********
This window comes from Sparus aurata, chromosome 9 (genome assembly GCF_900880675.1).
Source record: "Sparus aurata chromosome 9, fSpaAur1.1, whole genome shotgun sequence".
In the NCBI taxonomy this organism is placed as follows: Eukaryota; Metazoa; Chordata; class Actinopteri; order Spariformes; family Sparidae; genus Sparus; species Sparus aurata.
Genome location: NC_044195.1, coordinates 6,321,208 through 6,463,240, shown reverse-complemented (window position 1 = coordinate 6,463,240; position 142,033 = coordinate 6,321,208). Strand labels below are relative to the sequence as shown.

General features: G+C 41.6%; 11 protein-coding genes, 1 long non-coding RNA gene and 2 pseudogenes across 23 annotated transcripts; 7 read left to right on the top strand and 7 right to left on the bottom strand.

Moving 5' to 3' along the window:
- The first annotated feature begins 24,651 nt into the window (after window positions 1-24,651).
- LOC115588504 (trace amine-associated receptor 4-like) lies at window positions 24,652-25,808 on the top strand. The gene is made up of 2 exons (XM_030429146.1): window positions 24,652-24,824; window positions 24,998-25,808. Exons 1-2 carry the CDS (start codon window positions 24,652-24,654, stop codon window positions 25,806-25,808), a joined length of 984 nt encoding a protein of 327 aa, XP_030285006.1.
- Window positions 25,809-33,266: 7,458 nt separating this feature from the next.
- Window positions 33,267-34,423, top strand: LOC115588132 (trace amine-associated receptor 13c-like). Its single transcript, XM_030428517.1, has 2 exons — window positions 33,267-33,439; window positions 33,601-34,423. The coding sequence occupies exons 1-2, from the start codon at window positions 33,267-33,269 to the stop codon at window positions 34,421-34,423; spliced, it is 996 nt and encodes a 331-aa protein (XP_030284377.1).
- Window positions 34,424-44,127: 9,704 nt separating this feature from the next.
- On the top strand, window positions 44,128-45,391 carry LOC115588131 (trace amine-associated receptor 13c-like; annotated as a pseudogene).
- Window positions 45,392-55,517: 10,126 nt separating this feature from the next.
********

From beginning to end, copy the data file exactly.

This window comes from Sparus aurata, chromosome 9 (genome assembly GCF_900880675.1).
Source record: "Sparus aurata chromosome 9, fSpaAur1.1, whole genome shotgun sequence".
In the NCBI taxonomy this organism is placed as follows: Eukaryota; Metazoa; Chordata; class Actinopteri; order Spariformes; family Sparidae; genus Sparus; species Sparus aurata.
Genome location: NC_044195.1, coordinates 6,321,208 through 6,463,240, shown reverse-complemented (window position 1 = coordinate 6,463,240; position 142,033 = coordinate 6,321,208). Strand labels below are relative to the sequence as shown.

General features: G+C 41.6%; 11 protein-coding genes, 1 long non-coding RNA gene and 2 pseudogenes across 23 annotated transcripts; 7 read left to right on the top strand and 7 right to left on the bottom strand.

Moving 5' to 3' along the window:
- The first annotated feature begins 24,651 nt into the window (after window positions 1-24,651).
- LOC115588504 (trace amine-associated receptor 4-like) lies at window positions 24,652-25,808 on the top strand. The gene is made up of 2 exons (XM_030429146.1): window positions 24,652-24,824; window positions 24,998-25,808. Exons 1-2 carry the CDS (start codon window positions 24,652-24,654, stop codon window positions 25,806-25,808), a joined length of 984 nt encoding a protein of 327 aa, XP_030285006.1.
- Window positions 25,809-33,266: 7,458 nt separating this feature from the next.
- Window positions 33,267-34,423, top strand: LOC115588132 (trace amine-associated receptor 13c-like). Its single transcript, XM_030428517.1, has 2 exons — window positions 33,267-33,439; window positions 33,601-34,423. The coding sequence occupies exons 1-2, from the start codon at window positions 33,267-33,269 to the stop codon at window positions 34,421-34,423; spliced, it is 996 nt and encodes a 331-aa protein (XP_030284377.1).
- Window positions 34,424-44,127: 9,704 nt separating this feature from the next.
- On the top strand, window positions 44,128-45,391 carry LOC115588131 (trace amine-associated receptor 13c-like; annotated as a pseudogene).
- Window positions 45,392-55,517: 10,126 nt separating this feature from the next.